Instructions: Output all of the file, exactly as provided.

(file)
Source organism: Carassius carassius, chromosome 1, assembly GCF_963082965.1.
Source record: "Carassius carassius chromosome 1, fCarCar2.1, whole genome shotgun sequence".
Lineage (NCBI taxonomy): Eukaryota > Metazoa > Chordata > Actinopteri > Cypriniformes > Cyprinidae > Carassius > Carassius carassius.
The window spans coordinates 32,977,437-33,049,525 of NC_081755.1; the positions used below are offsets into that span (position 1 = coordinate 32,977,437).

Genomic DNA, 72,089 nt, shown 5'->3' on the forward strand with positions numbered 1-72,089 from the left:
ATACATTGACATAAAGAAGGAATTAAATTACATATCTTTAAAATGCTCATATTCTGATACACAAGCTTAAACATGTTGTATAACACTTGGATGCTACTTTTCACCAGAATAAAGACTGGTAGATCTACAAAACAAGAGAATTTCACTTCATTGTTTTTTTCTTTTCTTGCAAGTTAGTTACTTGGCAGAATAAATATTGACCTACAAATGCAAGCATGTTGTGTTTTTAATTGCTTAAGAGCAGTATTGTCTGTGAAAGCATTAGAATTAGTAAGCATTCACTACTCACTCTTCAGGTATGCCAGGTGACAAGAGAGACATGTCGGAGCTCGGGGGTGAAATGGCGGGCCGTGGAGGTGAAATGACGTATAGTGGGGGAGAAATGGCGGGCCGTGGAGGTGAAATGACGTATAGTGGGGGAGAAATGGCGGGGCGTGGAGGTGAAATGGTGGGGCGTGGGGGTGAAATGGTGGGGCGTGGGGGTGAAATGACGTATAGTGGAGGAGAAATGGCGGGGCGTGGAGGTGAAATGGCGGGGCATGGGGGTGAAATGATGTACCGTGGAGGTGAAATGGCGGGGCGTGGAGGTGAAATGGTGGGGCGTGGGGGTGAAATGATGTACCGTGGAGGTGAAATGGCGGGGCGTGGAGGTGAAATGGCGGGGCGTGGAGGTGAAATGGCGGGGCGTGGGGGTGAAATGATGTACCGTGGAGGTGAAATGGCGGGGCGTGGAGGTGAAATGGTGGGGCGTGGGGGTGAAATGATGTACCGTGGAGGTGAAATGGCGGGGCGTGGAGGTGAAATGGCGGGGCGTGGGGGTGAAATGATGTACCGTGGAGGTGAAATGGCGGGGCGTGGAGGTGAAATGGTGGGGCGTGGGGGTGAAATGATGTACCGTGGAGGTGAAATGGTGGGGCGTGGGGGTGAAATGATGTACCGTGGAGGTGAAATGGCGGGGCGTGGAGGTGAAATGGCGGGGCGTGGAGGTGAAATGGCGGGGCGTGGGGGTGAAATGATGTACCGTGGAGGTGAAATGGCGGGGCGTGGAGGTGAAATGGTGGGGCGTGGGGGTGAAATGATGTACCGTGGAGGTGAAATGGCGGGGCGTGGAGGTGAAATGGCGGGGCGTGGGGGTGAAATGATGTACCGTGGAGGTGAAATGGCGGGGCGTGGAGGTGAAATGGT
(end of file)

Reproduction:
Source organism: Carassius carassius, chromosome 1, assembly GCF_963082965.1.
Source record: "Carassius carassius chromosome 1, fCarCar2.1, whole genome shotgun sequence".
Lineage (NCBI taxonomy): Eukaryota > Metazoa > Chordata > Actinopteri > Cypriniformes > Cyprinidae > Carassius > Carassius carassius.
The window spans coordinates 32,977,437-33,049,525 of NC_081755.1; the positions used below are offsets into that span (position 1 = coordinate 32,977,437).

Genomic DNA, 72,089 nt, shown 5'->3' on the forward strand with positions numbered 1-72,089 from the left:
ATACATTGACATAAAGAAGGAATTAAATTACATATCTTTAAAATGCTCATATTCTGATACACAAGCTTAAACATGTTGTATAACACTTGGATGCTACTTTTCACCAGAATAAAGACTGGTAGATCTACAAAACAAGAGAATTTCACTTCATTGTTTTTTTCTTTTCTTGCAAGTTAGTTACTTGGCAGAATAAATATTGACCTACAAATGCAAGCATGTTGTGTTTTTAATTGCTTAAGAGCAGTATTGTCTGTGAAAGCATTAGAATTAGTAAGCATTCACTACTCACTCTTCAGGTATGCCAGGTGACAAGAGAGACATGTCGGAGCTCGGGGGTGAAATGGCGGGCCGTGGAGGTGAAATGACGTATAGTGGGGGAGAAATGGCGGGCCGTGGAGGTGAAATGACGTATAGTGGGGGAGAAATGGCGGGGCGTGGAGGTGAAATGGTGGGGCGTGGGGGTGAAATGGTGGGGCGTGGGGGTGAAATGACGTATAGTGGAGGAGAAATGGCGGGGCGTGGAGGTGAAATGGCGGGGCATGGGGGTGAAATGATGTACCGTGGAGGTGAAATGGCGGGGCGTGGAGGTGAAATGGTGGGGCGTGGGGGTGAAATGATGTACCGTGGAGGTGAAATGGCGGGGCGTGGAGGTGAAATGGCGGGGCGTGGAGGTGAAATGGCGGGGCGTGGGGGTGAAATGATGTACCGTGGAGGTGAAATGGCGGGGCGTGGAGGTGAAATGGTGGGGCGTGGGGGTGAAATGATGTACCGTGGAGGTGAAATGGCGGGGCGTGGAGGTGAAATGGCGGGGCGTGGGGGTGAAATGATGTACCGTGGAGGTGAAATGGCGGGGCGTGGAGGTGAAATGGTGGGGCGTGGGGGTGAAATGATGTACCGTGGAGGTGAAATGGTGGGGCGTGGGGGTGAAATGATGTACCGTGGAGGTGAAATGGCGGGGCGTGGAGGTGAAATGGCGGGGCGTGGAGGTGAAATGGCGGGGCGTGGGGGTGAAATGATGTACCGTGGAGGTGAAATGGCGGGGCGTGGAGGTGAAATGGTGGGGCGTGGGGGTGAAATGATGTACCGTGGAGGTGAAATGGCGGGGCGTGGAGGTGAAATGGCGGGGCGTGGGGGTGAAATGATGTACCGTGGAGGTGAAATGGCGGGGCGTGGAGGTGAAATGGT